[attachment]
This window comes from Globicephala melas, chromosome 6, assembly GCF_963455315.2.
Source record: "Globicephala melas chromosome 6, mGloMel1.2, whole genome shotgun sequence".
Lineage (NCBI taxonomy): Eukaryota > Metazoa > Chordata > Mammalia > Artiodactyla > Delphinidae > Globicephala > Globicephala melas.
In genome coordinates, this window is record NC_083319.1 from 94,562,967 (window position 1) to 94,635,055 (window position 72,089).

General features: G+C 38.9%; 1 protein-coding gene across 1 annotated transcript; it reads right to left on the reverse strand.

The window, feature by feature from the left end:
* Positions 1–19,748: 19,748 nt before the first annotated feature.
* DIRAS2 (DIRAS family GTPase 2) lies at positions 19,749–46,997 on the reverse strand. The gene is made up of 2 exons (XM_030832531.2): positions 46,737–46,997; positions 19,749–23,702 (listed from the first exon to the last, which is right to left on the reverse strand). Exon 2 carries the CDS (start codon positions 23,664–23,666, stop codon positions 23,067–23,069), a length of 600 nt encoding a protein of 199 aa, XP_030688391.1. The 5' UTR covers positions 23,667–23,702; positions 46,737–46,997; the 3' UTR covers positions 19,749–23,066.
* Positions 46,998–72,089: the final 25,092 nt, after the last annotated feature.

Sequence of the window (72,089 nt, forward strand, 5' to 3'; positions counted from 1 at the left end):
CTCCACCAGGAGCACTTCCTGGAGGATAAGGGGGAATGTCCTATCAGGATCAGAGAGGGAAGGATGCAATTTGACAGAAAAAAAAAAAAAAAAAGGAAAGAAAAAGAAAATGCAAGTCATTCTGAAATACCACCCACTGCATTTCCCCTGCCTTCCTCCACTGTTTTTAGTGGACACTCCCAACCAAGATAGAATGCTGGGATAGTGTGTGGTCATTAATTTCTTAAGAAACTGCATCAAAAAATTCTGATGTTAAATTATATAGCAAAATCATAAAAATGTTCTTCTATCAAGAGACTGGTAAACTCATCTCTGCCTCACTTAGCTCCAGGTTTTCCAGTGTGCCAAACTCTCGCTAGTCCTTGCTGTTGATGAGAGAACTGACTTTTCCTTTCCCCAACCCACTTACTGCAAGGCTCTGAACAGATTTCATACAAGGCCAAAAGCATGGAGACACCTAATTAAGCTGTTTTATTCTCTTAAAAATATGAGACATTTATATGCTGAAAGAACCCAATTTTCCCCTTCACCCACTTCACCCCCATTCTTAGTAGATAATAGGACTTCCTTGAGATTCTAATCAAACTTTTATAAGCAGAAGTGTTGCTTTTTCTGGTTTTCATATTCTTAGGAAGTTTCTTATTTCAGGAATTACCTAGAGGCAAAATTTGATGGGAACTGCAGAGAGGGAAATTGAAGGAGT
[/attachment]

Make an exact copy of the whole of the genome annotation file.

This window comes from Globicephala melas, chromosome 6, assembly GCF_963455315.2.
Source record: "Globicephala melas chromosome 6, mGloMel1.2, whole genome shotgun sequence".
Lineage (NCBI taxonomy): Eukaryota > Metazoa > Chordata > Mammalia > Artiodactyla > Delphinidae > Globicephala > Globicephala melas.
In genome coordinates, this window is record NC_083319.1 from 94,562,967 (window position 1) to 94,635,055 (window position 72,089).

General features: G+C 38.9%; 1 protein-coding gene across 1 annotated transcript; it reads right to left on the reverse strand.

The window, feature by feature from the left end:
* Positions 1–19,748: 19,748 nt before the first annotated feature.
* DIRAS2 (DIRAS family GTPase 2) lies at positions 19,749–46,997 on the reverse strand. The gene is made up of 2 exons (XM_030832531.2): positions 46,737–46,997; positions 19,749–23,702 (listed from the first exon to the last, which is right to left on the reverse strand). Exon 2 carries the CDS (start codon positions 23,664–23,666, stop codon positions 23,067–23,069), a length of 600 nt encoding a protein of 199 aa, XP_030688391.1. The 5' UTR covers positions 23,667–23,702; positions 46,737–46,997; the 3' UTR covers positions 19,749–23,066.
* Positions 46,998–72,089: the final 25,092 nt, after the last annotated feature.

Sequence of the window (72,089 nt, forward strand, 5' to 3'; positions counted from 1 at the left end):
CTCCACCAGGAGCACTTCCTGGAGGATAAGGGGGAATGTCCTATCAGGATCAGAGAGGGAAGGATGCAATTTGACAGAAAAAAAAAAAAAAAAAGGAAAGAAAAAGAAAATGCAAGTCATTCTGAAATACCACCCACTGCATTTCCCCTGCCTTCCTCCACTGTTTTTAGTGGACACTCCCAACCAAGATAGAATGCTGGGATAGTGTGTGGTCATTAATTTCTTAAGAAACTGCATCAAAAAATTCTGATGTTAAATTATATAGCAAAATCATAAAAATGTTCTTCTATCAAGAGACTGGTAAACTCATCTCTGCCTCACTTAGCTCCAGGTTTTCCAGTGTGCCAAACTCTCGCTAGTCCTTGCTGTTGATGAGAGAACTGACTTTTCCTTTCCCCAACCCACTTACTGCAAGGCTCTGAACAGATTTCATACAAGGCCAAAAGCATGGAGACACCTAATTAAGCTGTTTTATTCTCTTAAAAATATGAGACATTTATATGCTGAAAGAACCCAATTTTCCCCTTCACCCACTTCACCCCCATTCTTAGTAGATAATAGGACTTCCTTGAGATTCTAATCAAACTTTTATAAGCAGAAGTGTTGCTTTTTCTGGTTTTCATATTCTTAGGAAGTTTCTTATTTCAGGAATTACCTAGAGGCAAAATTTGATGGGAACTGCAGAGAGGGAAATTGAAGGAGT